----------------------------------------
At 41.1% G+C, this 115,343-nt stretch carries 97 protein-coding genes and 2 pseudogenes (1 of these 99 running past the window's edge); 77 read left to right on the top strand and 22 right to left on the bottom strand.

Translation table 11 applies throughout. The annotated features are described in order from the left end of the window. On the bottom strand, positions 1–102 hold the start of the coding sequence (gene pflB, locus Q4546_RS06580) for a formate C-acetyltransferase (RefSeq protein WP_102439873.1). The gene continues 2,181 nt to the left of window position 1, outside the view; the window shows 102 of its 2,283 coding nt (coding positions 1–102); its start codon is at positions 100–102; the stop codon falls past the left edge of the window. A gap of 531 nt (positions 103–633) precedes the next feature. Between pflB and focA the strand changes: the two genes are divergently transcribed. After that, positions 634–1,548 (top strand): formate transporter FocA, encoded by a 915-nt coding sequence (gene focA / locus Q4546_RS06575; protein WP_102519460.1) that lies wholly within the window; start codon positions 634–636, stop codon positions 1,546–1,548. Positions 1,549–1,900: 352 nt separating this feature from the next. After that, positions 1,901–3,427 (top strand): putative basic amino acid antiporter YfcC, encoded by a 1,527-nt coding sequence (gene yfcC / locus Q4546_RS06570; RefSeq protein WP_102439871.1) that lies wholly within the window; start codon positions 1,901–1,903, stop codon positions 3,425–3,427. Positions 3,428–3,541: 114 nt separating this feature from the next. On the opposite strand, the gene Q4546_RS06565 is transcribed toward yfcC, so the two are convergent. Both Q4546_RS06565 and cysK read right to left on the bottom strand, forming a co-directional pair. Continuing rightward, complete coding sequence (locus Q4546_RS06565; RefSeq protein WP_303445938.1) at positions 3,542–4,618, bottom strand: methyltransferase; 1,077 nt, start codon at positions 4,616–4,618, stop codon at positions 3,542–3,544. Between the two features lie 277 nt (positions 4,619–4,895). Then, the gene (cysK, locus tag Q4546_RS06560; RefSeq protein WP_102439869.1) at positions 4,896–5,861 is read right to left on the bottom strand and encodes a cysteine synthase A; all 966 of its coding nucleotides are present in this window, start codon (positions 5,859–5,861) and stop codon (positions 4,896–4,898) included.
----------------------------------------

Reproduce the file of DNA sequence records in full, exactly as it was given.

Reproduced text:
At 41.1% G+C, this 115,343-nt stretch carries 97 protein-coding genes and 2 pseudogenes (1 of these 99 running past the window's edge); 77 read left to right on the top strand and 22 right to left on the bottom strand.

Translation table 11 applies throughout. The annotated features are described in order from the left end of the window. On the bottom strand, positions 1–102 hold the start of the coding sequence (gene pflB, locus Q4546_RS06580) for a formate C-acetyltransferase (RefSeq protein WP_102439873.1). The gene continues 2,181 nt to the left of window position 1, outside the view; the window shows 102 of its 2,283 coding nt (coding positions 1–102); its start codon is at positions 100–102; the stop codon falls past the left edge of the window. A gap of 531 nt (positions 103–633) precedes the next feature. Between pflB and focA the strand changes: the two genes are divergently transcribed. After that, positions 634–1,548 (top strand): formate transporter FocA, encoded by a 915-nt coding sequence (gene focA / locus Q4546_RS06575; protein WP_102519460.1) that lies wholly within the window; start codon positions 634–636, stop codon positions 1,546–1,548. Positions 1,549–1,900: 352 nt separating this feature from the next. After that, positions 1,901–3,427 (top strand): putative basic amino acid antiporter YfcC, encoded by a 1,527-nt coding sequence (gene yfcC / locus Q4546_RS06570; RefSeq protein WP_102439871.1) that lies wholly within the window; start codon positions 1,901–1,903, stop codon positions 3,425–3,427. Positions 3,428–3,541: 114 nt separating this feature from the next. On the opposite strand, the gene Q4546_RS06565 is transcribed toward yfcC, so the two are convergent. Both Q4546_RS06565 and cysK read right to left on the bottom strand, forming a co-directional pair. Continuing rightward, complete coding sequence (locus Q4546_RS06565; RefSeq protein WP_303445938.1) at positions 3,542–4,618, bottom strand: methyltransferase; 1,077 nt, start codon at positions 4,616–4,618, stop codon at positions 3,542–3,544. Between the two features lie 277 nt (positions 4,619–4,895). Then, the gene (cysK, locus tag Q4546_RS06560; RefSeq protein WP_102439869.1) at positions 4,896–5,861 is read right to left on the bottom strand and encodes a cysteine synthase A; all 966 of its coding nucleotides are present in this window, start codon (positions 5,859–5,861) and stop codon (positions 4,896–4,898) included.